Another celebrity that was given away in style was fashion designer Misha Lahkani. She chose to design her own wedding lehnga and was looking a picture in cream and gold. Her jora was worked intricately in roses of the deepest red and emerald vines to which her jewels were an exact match. She chose to bring out the embroidery with her accessories and wore the back in fashion jhoomer with great aplomb.
In Lahore, supermodel Mehreen Syed celebrated her big day last year, marrying Ahmed Sheikh a prominent tycoon and son to fashion designer Nasreen Humayun. Her orange Mehndi outfit was a creation of the inimitable Bunto Kazmi. Both bride and groom looked surreal in white on their Nikkah and it was royalty all the way. Then. Mehreen was resplendent in a maroon HSY design with jewels to go with her regal jora, a multi-stringed necklace (sut-larra) reminding us of an era when style meant elegance and attitude.
Popular event manager Freiha Altaf is not only known for the corporate events she throws together, she is keenly sought after for designer weddings.
“Every family has a different budget which can range from someone willing to spend half a million to those that can go up to RslO million on getting the best from their planner,” said Freiha, about the kind of money that is spent on the nation’s favorite celebration.
“Usually there are week-long events per wedding which is why weddings are really tough to plan. People these days are asking lor themed weddings mainly based on the latest hit Indian film. For instance, recently the hot theme was the Ram-Leela wedding. Another trend is destination weddings. This means people fly out to a specific destination to celebrate their special day. Dubai and Morocco are the recent hotspots,” she elaborated. She went on to add that the Dubai-based weddings usually have Indian film stars performing for the guests. The element of entertainment and that also of the most professional manner is the demand of today.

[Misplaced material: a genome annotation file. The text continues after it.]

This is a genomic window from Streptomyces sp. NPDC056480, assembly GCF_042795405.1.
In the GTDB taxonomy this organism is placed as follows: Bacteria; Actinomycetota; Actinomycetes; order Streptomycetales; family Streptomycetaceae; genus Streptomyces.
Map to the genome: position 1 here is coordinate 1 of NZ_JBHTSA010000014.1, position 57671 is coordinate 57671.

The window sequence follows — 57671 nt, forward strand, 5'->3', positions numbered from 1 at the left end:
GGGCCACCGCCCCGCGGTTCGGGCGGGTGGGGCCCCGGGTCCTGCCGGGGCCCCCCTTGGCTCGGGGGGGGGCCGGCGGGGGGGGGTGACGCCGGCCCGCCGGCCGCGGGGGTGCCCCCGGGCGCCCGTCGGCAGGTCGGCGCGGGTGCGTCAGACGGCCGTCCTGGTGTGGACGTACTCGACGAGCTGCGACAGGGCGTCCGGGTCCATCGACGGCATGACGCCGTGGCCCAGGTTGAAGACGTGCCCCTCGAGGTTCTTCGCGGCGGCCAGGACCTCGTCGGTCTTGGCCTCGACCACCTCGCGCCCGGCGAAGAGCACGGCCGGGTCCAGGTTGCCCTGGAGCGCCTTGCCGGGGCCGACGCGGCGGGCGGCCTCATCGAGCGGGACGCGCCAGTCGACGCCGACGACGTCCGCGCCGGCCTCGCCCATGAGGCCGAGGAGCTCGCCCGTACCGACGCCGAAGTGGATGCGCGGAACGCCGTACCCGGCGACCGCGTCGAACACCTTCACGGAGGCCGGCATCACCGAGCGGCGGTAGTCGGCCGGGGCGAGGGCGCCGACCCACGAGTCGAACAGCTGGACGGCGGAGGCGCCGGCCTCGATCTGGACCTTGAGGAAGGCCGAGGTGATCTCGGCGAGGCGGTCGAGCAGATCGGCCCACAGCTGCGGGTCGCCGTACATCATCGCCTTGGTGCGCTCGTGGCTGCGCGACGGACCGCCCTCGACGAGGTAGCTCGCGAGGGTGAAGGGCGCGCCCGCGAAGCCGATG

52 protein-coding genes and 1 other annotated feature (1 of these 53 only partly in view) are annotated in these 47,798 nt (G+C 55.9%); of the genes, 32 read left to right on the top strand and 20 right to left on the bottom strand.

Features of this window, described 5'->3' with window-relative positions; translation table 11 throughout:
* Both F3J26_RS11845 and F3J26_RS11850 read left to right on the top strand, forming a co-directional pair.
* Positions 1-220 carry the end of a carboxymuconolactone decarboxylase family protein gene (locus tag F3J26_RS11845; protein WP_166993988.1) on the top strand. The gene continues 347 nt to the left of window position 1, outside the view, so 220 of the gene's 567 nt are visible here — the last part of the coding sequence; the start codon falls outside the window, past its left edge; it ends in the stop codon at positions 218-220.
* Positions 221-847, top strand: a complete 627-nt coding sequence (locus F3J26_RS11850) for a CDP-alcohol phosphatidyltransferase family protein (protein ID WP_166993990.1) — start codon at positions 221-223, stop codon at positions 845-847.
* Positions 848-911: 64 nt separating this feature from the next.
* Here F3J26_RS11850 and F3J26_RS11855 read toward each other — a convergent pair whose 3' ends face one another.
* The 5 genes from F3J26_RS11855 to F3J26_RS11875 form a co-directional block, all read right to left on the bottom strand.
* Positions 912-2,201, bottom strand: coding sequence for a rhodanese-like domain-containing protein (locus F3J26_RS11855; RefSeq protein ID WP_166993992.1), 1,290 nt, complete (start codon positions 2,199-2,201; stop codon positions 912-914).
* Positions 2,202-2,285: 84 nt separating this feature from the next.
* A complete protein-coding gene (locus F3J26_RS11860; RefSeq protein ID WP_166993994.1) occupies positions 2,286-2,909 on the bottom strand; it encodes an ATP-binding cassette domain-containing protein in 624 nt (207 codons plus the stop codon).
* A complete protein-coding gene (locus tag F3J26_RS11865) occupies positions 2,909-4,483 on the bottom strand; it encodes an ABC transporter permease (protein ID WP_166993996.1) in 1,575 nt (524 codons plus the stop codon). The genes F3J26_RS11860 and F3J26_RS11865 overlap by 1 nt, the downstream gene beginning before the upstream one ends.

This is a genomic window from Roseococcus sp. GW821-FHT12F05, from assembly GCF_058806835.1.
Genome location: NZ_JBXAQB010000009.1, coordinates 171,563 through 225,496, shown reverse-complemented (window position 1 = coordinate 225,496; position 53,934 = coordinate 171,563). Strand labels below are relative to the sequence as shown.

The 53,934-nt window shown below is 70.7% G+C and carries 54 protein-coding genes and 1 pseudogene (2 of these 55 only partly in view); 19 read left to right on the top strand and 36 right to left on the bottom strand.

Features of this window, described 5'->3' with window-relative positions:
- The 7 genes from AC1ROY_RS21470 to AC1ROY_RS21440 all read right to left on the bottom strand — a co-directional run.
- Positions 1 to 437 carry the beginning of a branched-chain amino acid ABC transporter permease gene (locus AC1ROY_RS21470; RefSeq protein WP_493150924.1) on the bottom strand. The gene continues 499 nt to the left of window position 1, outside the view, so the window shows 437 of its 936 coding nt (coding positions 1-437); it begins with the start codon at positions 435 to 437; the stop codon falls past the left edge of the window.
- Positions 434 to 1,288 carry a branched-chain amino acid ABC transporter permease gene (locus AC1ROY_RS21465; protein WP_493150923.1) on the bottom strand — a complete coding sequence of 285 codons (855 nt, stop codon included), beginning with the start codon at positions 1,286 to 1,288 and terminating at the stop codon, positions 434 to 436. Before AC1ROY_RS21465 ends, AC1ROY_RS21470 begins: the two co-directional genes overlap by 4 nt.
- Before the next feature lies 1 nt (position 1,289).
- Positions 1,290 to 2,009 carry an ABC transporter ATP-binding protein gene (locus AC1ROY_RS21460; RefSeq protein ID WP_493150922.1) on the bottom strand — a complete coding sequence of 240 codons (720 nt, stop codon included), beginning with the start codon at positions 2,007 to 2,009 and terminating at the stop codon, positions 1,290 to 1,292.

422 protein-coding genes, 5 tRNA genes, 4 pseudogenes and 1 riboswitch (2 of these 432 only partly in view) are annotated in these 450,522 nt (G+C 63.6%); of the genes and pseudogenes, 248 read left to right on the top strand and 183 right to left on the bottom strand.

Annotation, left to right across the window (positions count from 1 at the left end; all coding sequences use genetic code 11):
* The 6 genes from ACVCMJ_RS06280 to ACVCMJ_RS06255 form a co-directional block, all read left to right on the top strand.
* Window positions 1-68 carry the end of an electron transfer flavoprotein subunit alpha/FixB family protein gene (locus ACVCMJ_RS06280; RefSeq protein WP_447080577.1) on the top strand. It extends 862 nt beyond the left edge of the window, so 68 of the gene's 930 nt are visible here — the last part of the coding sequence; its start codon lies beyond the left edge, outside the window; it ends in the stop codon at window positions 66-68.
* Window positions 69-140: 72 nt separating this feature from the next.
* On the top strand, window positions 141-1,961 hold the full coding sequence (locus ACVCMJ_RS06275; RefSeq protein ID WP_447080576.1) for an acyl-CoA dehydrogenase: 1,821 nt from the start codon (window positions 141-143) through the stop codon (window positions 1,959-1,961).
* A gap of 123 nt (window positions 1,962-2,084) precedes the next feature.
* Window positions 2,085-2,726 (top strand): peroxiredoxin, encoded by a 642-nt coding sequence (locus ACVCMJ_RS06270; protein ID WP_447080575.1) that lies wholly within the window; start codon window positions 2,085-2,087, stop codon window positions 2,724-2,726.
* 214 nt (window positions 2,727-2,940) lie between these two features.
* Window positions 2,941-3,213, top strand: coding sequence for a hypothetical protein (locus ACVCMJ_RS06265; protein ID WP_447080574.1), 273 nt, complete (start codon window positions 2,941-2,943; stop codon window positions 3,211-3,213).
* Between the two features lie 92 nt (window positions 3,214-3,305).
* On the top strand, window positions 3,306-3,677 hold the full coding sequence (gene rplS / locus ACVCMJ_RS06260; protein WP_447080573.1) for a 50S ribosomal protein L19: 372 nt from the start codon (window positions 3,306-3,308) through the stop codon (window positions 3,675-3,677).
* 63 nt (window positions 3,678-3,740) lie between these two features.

Umar Sayeed seems to have carved a niche all his own in the cut-throat world of fashion. He is best known for his bridal wear and for being his own man. In his own words: “I do not follow trends.”
When asked to predict what would be hot in the coming season, he brushes aside the notion that bridal couture has changed in any major way over the last 30 or so years.
“There have been slight variations in the ensembles worn by our brides but there really haven’t been any major changes. The perception of colours has changed in people, where they were once superstitiously against wearing black; they have now accepted it as a chic colour to be worn at weddings even by the bride,” Umar Sayeed explained. Other than trends, he informs us that the factors to consider before starting on the wedding wear are multi-layered these days. There is the time of the event to consider. “People are now arranging day weddings that start at noon and end by 6pm, generally when the weather is pleasant. Another important thing to consider is the destination these days.
“A wedding in Dubai will require an outfit that has western elements incorporated in it. Brides go for a white dress designed like a gown when their weddings take place outside Pakistan. Some of the favourite destinations today are Malaysia, Hawaii and Bangkok. Therefore the locale plays a pivotal role in how the dress will be styled. Elements of that particular culture will be infused in the design. Then the thing to consider is the jewellery or accessories that will be worn on the day,” he added.
Some say things have got out of hand when it comes to wedding spending. Yet there are those that argue that it is a day that comes but once in a person’s life and should be an occasion to splurge if you have the wealth. There’s hardly anyone who does not want to get pampered and powdered up for the one day when all eyes will be on them. We all get to be the leading ladies and gents on that day for the feature film of our respective lives and hence a little drama is to be expected. Even if having Bollywood wedding comes at a blockbuster price.